I recently talked to a new client who lived in high priced Southern California. They had a good business and were making money. The next big purchase they planned was to buy a primary residence. Nothing fancy, but in the Southern California market that still meant a price tag of $2,000,000 or more.
That’s when I gave them some advice that might seem contrary to conventional wisdom.
How about if they instead continued to rent the house they lived in?
In “Taxmageddon 2018: How to Brace for the Trump Tax Plan”, I talk about this in Strategy #20: Rent the House You Live In.
“Strategy #20: Rent the House You Live in. This strategy might seem a little extreme, especially if you’re firmly ensconced in your current home. In general, though, let’s take a look at what the new tax law changes really mean. We’ve always heard that it’s a smart financial and tax strategy to own your home. It’ll go up in value, you won’t be throwing money away on rent plus the government will let you take a tax deduction for interest on the loan to buy it.
After 2008-2009, a lot of people realized that real estate has no guarantee that it will always go up in value. And now, your deductions will be limited for property tax and mortgage interest. You might just find the limited write-offs don’t mean a thing to you since you will be better off using the higher standard deduction than itemizing your deductions.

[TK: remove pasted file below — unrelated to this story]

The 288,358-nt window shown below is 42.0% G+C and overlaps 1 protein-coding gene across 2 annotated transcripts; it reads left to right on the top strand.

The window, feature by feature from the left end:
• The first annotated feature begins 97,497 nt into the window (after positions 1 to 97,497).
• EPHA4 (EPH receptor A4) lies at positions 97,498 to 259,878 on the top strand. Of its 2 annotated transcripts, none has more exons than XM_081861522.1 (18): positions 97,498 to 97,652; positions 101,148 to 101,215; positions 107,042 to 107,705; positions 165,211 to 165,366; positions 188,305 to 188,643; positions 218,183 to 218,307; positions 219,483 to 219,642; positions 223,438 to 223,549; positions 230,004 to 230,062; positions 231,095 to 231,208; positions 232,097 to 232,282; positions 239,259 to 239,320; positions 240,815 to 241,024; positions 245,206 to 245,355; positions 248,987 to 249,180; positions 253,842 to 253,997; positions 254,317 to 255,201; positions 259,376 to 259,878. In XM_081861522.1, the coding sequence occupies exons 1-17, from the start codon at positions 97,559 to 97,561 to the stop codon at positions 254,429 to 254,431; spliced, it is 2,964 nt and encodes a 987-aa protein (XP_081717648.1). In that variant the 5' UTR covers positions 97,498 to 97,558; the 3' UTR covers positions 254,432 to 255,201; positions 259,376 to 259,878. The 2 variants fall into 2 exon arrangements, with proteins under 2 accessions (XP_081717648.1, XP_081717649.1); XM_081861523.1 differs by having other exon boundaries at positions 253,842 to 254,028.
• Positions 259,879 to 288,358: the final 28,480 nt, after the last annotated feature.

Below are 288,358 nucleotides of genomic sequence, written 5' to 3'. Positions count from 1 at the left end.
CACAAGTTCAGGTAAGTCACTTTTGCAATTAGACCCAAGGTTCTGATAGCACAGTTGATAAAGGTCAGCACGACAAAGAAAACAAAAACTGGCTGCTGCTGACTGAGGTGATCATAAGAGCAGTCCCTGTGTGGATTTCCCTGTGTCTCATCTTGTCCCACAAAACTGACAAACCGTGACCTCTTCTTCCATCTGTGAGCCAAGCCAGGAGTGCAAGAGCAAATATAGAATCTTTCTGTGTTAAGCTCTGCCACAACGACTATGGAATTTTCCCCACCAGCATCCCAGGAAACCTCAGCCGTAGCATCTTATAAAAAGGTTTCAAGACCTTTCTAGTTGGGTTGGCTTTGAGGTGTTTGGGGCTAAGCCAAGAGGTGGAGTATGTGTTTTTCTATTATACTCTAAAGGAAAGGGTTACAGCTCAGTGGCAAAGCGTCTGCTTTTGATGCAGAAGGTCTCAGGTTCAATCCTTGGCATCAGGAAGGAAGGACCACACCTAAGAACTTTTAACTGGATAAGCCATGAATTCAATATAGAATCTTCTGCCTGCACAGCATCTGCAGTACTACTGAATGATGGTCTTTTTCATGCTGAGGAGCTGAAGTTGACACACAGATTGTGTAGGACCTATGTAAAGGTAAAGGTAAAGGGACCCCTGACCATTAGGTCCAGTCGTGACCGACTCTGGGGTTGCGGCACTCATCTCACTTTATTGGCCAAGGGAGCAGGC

So, what if instead of buying your own home, you bought a rental? Expenses associated with the rental are fully deductible. Even if your income means you can’t immediately take a deduction, the loss is just suspended, not lost.
Another idea works if you can find someone who wants to live in a house that is similar to yours. Buy their house and they rent it from you. They buy your house and you rent it from them. You may even have options to repurchase each other’s houses at a later date.
The main point out of all of this is that our view of our personal residence is changing. Owning your own personal home no longer provides the tax advantages that you’re used to planning on.”
In the book, “Taxmageddon 2018: How to Brace For the Trump Tax Plan”, I talk about a successful real estate investor who has multiple properties and yet doesn’t own his own home. The return is better for him to invest In working class properties. He can rent a luxury home for less than it would cost in payments if he bought it, so he puts his money to work for him with investments instead.
What changes are you ready to make for the Trump Tax Plan in 2018?